Thursday, November 1, 2012

Colonists' Dilemma

One of my dormant novels-in-progress (I'll get back to it; right now it's resting) takes place in a future distant enough that humans have left the confines of Earth to colonize other worlds. The world on which my story takes place contains evil parasites that find a way to conquer the humans, and...

I'm not going to bore you with the details. This is Thursday. That means I have a question.

Assume that we've advanced technologically enough to travel the vast distances to colonize other planets. What sorts of technology would those other worlds have? Cell phones? Computers? Music players? TV? The ability to talk to Earth?

Or, would those colonists attempt to simplify and get back to nature (even if that "nature" is alien to them)? Would constantly being in contact with everyone all the time be something that they'd want to get away from?

(I've been debating this. World building. It's a challenge.)


  1. They had that series last year or something where people escaped a dystopian future by traveling back in time to the land of the dinosaurs, where they lived in treehouses and made their own toilet paper (I'm guessing, I didn't watch) and I remember thinking "Who on Earth would voluntarily give up all the great technological advances we have if they did not have to do so for some supercompelling reason?"

    I would not.

    When I think how awesome it is that whereever I am I can communicate with others in a variety of forms, that I can quickly look up medical information and/or who "Heather Thomas" was, when I can make a video of what I am looking at and edit it and send it to people and put it on the Internet all from a tiny handheld device, I almost get choked up. I really do. Why WOULDN'T we bring that?

    Most of humanity's existence was (is) a long slog uphill from "dying of typhoid at thirteen" to "dying of worn-out body parts because we lived long enough to actually have our bodies just sort of fade away." People romanticize "back to nature" and pioneer times... but not me. I want vaccines and chicken nuggets and my smart phone and access to all of the world's information all the time.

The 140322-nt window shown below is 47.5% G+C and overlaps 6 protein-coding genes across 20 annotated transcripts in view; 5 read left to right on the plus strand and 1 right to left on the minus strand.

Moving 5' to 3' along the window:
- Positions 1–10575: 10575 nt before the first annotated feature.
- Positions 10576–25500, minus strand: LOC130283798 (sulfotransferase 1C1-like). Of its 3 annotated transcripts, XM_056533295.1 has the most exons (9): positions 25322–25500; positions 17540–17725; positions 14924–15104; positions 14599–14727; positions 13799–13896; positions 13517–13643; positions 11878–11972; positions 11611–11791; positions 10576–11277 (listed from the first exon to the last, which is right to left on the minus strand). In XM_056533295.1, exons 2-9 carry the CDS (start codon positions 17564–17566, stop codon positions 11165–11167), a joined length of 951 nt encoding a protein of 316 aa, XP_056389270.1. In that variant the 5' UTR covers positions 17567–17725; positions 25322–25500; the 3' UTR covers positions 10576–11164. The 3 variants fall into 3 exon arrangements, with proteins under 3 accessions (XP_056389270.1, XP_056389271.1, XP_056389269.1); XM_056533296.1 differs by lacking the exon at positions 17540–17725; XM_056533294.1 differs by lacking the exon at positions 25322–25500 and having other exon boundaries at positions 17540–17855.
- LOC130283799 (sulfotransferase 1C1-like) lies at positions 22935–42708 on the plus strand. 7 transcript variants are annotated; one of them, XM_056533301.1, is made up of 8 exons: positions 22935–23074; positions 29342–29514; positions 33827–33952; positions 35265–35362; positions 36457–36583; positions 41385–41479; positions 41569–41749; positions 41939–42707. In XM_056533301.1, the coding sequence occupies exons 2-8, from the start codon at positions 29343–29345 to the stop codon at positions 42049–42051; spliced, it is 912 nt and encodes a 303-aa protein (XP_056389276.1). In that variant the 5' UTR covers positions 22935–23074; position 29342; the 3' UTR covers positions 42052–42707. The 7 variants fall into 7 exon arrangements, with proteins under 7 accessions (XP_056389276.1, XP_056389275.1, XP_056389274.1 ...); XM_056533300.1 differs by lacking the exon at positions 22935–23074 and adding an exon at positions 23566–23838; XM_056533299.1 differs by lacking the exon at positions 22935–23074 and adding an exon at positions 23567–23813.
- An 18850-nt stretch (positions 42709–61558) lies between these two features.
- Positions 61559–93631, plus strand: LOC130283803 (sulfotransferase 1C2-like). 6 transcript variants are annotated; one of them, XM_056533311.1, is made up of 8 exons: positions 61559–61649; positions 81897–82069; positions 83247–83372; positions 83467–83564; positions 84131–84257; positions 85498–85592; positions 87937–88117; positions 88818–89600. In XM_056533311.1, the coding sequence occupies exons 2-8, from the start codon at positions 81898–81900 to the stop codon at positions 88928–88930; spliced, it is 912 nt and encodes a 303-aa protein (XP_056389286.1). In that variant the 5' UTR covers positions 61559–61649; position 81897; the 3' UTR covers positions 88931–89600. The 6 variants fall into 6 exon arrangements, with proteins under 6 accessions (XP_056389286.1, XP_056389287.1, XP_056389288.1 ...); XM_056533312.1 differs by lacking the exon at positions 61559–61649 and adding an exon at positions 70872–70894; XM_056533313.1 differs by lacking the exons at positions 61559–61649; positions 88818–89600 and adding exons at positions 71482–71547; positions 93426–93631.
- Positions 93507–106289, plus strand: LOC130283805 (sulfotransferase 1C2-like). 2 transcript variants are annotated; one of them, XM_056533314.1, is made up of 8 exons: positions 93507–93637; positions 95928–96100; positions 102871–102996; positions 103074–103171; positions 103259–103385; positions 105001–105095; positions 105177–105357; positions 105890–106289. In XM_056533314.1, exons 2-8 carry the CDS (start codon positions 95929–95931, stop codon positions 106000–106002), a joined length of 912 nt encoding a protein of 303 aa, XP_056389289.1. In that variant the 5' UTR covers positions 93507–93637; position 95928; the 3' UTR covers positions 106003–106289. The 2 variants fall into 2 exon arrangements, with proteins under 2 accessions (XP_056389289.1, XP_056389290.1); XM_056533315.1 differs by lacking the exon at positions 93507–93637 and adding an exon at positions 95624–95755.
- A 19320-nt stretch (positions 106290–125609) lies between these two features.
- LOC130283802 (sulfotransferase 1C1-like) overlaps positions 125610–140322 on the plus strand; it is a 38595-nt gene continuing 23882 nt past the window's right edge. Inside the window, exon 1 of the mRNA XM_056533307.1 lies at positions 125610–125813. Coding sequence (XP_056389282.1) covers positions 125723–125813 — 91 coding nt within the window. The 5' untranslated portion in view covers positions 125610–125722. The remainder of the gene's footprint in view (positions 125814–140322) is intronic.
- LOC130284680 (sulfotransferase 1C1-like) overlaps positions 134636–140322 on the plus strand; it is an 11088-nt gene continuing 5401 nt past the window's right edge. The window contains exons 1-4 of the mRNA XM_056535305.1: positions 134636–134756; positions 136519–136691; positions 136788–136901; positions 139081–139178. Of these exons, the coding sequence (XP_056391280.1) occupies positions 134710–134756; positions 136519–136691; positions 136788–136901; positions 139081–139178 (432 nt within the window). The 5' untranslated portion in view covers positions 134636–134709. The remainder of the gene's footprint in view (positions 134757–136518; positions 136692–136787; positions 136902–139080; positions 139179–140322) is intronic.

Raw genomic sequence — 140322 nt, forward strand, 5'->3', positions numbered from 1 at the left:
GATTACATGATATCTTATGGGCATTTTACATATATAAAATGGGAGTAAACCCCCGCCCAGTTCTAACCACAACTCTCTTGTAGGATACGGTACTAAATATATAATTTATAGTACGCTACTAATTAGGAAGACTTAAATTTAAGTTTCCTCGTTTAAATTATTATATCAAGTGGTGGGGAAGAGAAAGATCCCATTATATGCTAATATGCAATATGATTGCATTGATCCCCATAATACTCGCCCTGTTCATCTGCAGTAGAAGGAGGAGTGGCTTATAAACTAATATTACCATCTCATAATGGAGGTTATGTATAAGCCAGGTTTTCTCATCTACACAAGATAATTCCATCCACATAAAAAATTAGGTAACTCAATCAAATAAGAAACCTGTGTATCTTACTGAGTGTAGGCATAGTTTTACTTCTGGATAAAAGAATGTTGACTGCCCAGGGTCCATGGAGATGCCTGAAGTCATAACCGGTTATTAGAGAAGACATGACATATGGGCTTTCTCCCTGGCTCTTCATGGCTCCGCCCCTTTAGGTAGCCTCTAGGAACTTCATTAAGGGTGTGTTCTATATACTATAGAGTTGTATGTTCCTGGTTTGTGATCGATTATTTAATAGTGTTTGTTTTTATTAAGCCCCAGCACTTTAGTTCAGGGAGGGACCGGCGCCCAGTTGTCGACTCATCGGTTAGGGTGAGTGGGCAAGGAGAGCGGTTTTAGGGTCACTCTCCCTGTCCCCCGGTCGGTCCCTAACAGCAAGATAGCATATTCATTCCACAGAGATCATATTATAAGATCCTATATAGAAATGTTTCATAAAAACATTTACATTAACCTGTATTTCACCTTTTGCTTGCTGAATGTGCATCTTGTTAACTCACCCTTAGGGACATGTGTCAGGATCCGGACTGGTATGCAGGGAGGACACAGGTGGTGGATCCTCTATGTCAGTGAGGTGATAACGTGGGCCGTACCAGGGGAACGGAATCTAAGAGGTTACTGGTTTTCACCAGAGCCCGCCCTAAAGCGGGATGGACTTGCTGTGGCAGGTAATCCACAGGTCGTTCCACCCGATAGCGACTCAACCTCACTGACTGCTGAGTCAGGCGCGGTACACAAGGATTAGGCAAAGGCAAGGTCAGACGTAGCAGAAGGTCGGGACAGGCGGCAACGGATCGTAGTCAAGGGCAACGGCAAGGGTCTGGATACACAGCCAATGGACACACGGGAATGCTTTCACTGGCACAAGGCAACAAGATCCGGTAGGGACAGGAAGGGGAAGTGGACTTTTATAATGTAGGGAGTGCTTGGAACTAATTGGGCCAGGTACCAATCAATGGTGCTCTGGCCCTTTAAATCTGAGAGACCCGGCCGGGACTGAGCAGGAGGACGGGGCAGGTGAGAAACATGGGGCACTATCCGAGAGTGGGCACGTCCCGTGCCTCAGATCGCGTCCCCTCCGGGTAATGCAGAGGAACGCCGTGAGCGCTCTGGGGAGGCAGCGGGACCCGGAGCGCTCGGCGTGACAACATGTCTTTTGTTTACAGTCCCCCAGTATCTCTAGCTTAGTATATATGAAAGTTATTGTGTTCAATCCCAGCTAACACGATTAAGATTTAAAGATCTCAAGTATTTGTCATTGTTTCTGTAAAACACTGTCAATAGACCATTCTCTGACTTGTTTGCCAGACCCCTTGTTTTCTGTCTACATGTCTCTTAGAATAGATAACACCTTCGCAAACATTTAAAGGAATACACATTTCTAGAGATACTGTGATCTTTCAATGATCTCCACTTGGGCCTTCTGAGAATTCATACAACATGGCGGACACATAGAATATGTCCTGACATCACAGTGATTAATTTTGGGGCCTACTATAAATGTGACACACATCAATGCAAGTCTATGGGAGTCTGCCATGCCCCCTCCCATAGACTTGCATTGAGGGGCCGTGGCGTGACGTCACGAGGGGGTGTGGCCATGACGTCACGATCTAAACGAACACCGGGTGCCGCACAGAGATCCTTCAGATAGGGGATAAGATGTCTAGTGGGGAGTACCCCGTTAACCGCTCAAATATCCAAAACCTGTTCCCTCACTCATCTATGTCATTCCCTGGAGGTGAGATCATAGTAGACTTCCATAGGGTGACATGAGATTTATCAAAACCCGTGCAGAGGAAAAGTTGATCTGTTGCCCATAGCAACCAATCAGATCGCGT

So I say they'd take it with them. Getting email spam on an alien world is a small price to pay for being able to instantly text someone to say the Giant Radioactive Platypi Of Althatron IV are closing in on the colony.

    (You can use the Giant Radioactive Platypi in your book, if you'd like.)

  2. Just let your imagination roam, Liz. That's part of the joy of being a reader. I pick up your book and you answer those questions for me and I am delighted to just sit back and enjoy the ride.

  3. Joss Whedon created a universe where both existed. There were planets with all the latest shiny technology and others just the opposite.

    But I agree with Michael's advice. Maybe start writing a little of both and see which one grabs you?

  4. Why not both? They live in harmony with the nature of the planet, but have cell phones to keep in contact because things can get crazy fast. Computers to catalog all the different protocols for living on an alien world--what plants are edible, what will kill you, what is useful, that sort of thing. Nature and technology don't have to be mutually exclusive.


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